Yogasingam said he believes Apple will once again upgrade its image sensor to higher levels of resolution, shooting speeds and video capabilities. The iPhone 4S uses a Sony imager which was an upgrade from an earlier Omnivision chip.
Apple may upgrade it’s the aging accelerometer and gyro chips in the iPhone as well, Yogasingam said. The company has been using the same chips from STMicroelectronics for multiple generations.
Whether or not the iPhone n5 will use NFC is a matter of debate. “NFC is big in hype, but not in practice,” said Strauss noting a lack of infrastructure in the U.S. to support payments with NFC.
That’s just one of many possible uses of NFC, said Yogasingam, arguing Apple will adopt NFC in the iPhone 5. NFC could be a lower power alternative to Bluetooth for a wide variety of data exchanges and other uses Apple could promote to app developers, he said.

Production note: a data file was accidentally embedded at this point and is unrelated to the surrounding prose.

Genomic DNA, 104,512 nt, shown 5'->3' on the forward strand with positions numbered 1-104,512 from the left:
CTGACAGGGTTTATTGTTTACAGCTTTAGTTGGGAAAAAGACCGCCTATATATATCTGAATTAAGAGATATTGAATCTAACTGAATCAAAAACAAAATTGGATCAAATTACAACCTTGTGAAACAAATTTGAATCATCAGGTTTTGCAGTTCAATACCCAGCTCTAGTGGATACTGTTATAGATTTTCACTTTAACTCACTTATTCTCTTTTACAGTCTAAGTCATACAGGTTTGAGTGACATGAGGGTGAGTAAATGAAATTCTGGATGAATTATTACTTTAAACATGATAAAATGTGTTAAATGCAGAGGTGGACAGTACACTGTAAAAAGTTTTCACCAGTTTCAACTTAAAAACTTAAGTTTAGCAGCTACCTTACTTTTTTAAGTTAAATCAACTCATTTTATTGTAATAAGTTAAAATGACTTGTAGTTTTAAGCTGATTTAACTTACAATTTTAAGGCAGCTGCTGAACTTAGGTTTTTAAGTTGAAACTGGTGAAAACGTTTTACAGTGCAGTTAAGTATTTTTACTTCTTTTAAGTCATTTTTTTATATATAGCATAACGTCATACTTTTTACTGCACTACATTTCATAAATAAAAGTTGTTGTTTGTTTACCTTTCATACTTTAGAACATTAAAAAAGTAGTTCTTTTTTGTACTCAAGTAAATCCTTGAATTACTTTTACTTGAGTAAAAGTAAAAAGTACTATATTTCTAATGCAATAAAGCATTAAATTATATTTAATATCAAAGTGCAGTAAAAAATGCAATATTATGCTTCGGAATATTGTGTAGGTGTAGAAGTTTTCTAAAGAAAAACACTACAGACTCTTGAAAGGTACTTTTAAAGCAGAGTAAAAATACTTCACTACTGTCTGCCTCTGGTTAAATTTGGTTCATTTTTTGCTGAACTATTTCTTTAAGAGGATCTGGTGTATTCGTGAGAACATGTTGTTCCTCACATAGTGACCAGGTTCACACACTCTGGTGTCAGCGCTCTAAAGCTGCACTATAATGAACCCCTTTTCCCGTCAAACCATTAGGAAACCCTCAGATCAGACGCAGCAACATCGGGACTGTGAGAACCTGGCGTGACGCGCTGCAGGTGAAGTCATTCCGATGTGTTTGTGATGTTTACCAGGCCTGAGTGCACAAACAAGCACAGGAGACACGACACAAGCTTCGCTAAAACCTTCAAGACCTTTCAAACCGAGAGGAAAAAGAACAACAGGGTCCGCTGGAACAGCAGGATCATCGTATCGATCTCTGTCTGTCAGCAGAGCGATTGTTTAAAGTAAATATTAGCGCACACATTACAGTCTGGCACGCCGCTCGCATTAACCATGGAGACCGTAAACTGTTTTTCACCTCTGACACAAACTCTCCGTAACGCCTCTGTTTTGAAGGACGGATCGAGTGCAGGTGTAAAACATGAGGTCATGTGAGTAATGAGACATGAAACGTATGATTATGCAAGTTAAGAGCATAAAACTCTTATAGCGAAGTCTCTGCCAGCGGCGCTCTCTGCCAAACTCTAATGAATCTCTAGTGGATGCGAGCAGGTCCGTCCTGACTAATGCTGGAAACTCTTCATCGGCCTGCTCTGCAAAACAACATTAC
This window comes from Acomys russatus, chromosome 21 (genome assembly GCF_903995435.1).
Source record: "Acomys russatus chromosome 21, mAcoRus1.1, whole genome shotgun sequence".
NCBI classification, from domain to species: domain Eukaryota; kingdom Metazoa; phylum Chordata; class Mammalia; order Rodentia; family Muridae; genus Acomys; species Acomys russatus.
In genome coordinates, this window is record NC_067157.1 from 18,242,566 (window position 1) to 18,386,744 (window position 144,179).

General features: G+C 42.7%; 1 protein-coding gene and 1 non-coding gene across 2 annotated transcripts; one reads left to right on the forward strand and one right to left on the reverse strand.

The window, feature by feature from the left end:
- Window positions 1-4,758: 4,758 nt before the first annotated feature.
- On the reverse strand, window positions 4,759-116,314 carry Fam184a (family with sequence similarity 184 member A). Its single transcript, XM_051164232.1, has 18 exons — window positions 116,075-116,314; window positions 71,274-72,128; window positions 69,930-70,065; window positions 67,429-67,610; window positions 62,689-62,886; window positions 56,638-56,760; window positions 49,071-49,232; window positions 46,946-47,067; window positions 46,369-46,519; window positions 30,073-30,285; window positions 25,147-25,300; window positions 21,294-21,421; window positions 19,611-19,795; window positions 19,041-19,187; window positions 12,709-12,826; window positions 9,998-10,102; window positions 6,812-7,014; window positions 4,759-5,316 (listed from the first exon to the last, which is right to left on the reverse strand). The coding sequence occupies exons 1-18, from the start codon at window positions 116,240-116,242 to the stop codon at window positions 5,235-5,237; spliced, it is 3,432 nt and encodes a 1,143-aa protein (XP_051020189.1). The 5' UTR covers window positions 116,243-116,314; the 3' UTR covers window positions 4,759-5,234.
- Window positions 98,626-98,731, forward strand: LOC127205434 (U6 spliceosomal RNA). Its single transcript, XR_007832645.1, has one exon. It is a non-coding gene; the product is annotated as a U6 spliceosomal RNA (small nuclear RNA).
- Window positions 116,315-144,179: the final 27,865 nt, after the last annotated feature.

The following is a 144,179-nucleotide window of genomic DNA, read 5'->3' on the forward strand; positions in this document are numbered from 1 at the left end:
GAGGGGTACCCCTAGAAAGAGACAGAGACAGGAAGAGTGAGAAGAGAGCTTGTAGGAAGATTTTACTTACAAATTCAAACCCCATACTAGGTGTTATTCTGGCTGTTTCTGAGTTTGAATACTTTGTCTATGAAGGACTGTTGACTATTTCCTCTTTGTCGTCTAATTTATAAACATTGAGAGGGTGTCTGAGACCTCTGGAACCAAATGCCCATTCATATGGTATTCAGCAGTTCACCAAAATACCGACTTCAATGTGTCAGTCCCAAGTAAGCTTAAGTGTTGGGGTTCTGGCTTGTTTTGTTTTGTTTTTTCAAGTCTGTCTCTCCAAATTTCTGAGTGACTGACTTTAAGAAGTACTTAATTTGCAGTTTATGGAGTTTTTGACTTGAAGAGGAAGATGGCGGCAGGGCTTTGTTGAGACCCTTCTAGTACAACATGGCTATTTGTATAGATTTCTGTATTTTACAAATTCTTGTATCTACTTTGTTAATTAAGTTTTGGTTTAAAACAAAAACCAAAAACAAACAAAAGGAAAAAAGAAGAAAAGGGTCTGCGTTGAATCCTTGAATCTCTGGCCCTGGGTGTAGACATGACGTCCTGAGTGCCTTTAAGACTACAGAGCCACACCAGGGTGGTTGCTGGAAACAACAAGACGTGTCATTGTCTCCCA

Rumors suggested the iPhone 5 will adopt a larger display, a big trend rivals such as Samsung have been riding with their latest handsets. Strauss shot down the speculation. He believes Apple will roll out a seven-inch iPad and not want to confuse the market with a five-inch iPhone.
Separately, Apple is said to be bringing up a new supply chain partner in Shanghai, according to one source. Reports in July said Taiwan’s Pegatron won an Apple contract to make the next-generation iPad.
It’s not clear if the new Shanghai partner is a China branch of Pegatron working on the the next iPad or a separate partner who might be working on the iPhone 5. Clearly, Apple drives significant volumes and a tough deal on both pricing and secrecy.
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